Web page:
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Friday, October 15, 1999



Star-Bulletin closing after 117 years

Repainting
of Star-Bulletin
street racks halted

The work is stopped,
apparently in response to a
federal court order

By Gregg K. Kakesako
Star-Bulletin

Tapa

In apparent response to a federal court order, the Honolulu Newspaper Agency has stopped converting the Honolulu Star-Bulletin sidewalk vending machines removed from Oahu streets earlier this month.

Nam Kung, manager of Sun Auto and Body in Mapunapuna, said he was told by an HNA representative not to continue repainting the blue street vending racks to turn them into Honolulu Advertiser boxes.


Judge refuses to
lift injunction

By Rick Daysog
Star-Bulletin

Tapa

U.S. District Judge Alan Kay today denied a motion by attorneys for Gannett Pacific Corp. to lift an injunction that halts the Oct. 30 closure of the Honolulu Star-Bulletin.

Gannett and Liberty Newspapers, owner of the Star-Bulletin, asked Kay to suspend his Wednesday decision stopping the Star-Bulletin's closure pending its appeal to the 9th U.S. Circuit Court of Appeals.

Kay dismissed the motion without a hearing.

Also today, Gannett filed notice in Honolulu Federal Court that it will appeal Wednesday's decision.

Attorneys for Gannett could not be reached for immediate comment.


In arguing against the closure of the 117-year-old afternoon paper earlier this week, Deputy Attorney General Rodney Kimura said that at least 150 street vending machines, which normally sell the Star-Bulletin, had been removed from Oahu streets in anticipation of the October closure.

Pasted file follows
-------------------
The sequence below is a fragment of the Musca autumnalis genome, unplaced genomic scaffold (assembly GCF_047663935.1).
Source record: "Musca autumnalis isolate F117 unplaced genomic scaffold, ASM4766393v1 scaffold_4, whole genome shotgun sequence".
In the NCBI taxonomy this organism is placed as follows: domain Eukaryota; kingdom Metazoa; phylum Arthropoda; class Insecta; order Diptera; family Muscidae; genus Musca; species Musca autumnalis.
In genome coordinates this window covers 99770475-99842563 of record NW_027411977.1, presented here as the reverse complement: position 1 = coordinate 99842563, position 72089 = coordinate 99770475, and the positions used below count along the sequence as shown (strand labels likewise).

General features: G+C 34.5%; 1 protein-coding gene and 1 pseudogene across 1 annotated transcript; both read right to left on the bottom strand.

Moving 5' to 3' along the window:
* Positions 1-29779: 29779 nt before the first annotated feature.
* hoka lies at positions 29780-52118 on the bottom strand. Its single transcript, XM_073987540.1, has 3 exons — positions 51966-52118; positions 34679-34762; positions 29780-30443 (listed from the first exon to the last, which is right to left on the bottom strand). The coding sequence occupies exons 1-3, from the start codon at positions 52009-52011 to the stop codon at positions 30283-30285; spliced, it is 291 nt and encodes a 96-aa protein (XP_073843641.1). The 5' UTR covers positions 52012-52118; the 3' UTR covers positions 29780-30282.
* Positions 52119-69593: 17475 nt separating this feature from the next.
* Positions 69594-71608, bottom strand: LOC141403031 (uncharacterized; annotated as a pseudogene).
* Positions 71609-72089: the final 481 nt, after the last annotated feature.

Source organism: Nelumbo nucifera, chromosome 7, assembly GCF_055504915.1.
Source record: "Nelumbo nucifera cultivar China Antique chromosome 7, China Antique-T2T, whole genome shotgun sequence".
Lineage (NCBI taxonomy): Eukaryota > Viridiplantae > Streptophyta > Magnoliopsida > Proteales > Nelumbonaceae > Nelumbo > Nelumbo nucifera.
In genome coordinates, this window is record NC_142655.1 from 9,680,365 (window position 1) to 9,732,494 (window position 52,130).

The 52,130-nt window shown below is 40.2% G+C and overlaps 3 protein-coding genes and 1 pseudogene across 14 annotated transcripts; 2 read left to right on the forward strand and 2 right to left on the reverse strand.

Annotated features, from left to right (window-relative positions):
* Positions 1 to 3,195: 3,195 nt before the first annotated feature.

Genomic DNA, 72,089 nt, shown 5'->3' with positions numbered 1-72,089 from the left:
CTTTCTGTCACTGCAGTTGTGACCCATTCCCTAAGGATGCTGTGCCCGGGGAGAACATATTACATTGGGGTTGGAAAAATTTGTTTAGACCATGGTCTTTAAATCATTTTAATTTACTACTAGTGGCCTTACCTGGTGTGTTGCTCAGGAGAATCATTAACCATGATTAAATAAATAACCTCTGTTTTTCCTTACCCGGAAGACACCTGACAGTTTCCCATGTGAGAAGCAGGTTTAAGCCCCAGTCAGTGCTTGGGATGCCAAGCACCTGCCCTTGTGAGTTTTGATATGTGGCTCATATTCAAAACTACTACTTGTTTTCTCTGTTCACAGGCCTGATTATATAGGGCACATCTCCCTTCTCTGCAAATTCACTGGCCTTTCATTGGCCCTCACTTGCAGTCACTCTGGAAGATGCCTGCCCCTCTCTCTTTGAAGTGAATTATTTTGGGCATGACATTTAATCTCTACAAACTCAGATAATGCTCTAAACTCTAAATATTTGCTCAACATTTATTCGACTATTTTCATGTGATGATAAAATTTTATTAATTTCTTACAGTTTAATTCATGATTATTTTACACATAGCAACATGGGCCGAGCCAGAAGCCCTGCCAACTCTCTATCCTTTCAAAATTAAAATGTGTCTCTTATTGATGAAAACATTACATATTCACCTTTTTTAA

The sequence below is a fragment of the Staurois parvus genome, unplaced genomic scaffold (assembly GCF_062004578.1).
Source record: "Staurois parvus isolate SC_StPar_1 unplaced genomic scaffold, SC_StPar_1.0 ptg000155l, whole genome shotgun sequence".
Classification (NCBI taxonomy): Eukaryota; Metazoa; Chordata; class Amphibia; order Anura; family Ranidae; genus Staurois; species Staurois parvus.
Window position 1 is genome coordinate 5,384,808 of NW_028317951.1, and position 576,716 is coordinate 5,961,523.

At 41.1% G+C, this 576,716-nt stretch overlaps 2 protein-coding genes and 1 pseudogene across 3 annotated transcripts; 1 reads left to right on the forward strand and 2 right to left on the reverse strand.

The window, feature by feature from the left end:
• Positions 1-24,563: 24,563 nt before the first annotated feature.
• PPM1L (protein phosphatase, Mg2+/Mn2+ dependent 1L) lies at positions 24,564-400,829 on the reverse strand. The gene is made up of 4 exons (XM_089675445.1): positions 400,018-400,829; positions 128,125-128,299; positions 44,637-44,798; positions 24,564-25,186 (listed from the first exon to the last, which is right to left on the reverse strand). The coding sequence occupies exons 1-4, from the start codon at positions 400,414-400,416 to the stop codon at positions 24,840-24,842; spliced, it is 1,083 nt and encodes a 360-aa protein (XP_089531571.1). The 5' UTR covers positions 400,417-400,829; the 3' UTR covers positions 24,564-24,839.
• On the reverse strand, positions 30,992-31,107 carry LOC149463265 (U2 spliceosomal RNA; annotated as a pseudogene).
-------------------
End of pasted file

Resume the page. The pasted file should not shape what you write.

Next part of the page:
But in issuing an order halting the planned shutdown, federal Judge Alan Kay ordered the Honolulu Advertiser and its owner Gannett Pacific Corp., and Liberty Newspapers Limited Partnership, which operates the Star-Bulletin, to preserve the status quo until a trial is held hearing the state's objections.

Waving to save the Bulletin


By Dennis Oda, Star-Bulletin
Peter Cablay, who works in the mailroom at the Hawaii Newspaper
Agency, brought his four children yesterday to help him protest the
planned closing of the Star-Bulletin. He is holding 3-year-old
Precious while 8-year-old Patrianna is on his right. They joined
the other demonstrators at the corner of South Street and
Kapiolani Boulevard.




By Dennis Oda, Star-Bulletin
Primose Cablay, 7, and her brother, Peter Cablay Jr., hold signs
of support for their father in front of the building that houses the
Honolulu Star-Bulletin and the Honolulu Advertiser. Their father
works in the mailroom, where nine full-time workers will be laid
off if or when the Star-Bulletin is shut down. Primose's sign
advertises a public meeting to be held by the citizens group
Save Our Star-Bulletin. The meeting will be at 1:30 p.m.
Sunday in the Washington Middle School
cafetorium, 1633 S. King St.



The state maintains that the termination agreement between Liberty and Gannett violates antitrust laws and amounts to a conspiracy to monopolize Oahu's daily newspaper market.

Kung said he had about 40 news boxes in his shop.

Neither a spokesman for Gannett nor the HNA, which handles the business operations of the two newspapers under a federal joint operating agreement, was available for comment.

In the past Dennis Francis, HNA general manager, said the racks were taken off the street because of declining sales.



Star-Bulletin closing Oct. 30, 1999
Kay issues preliminary injunction



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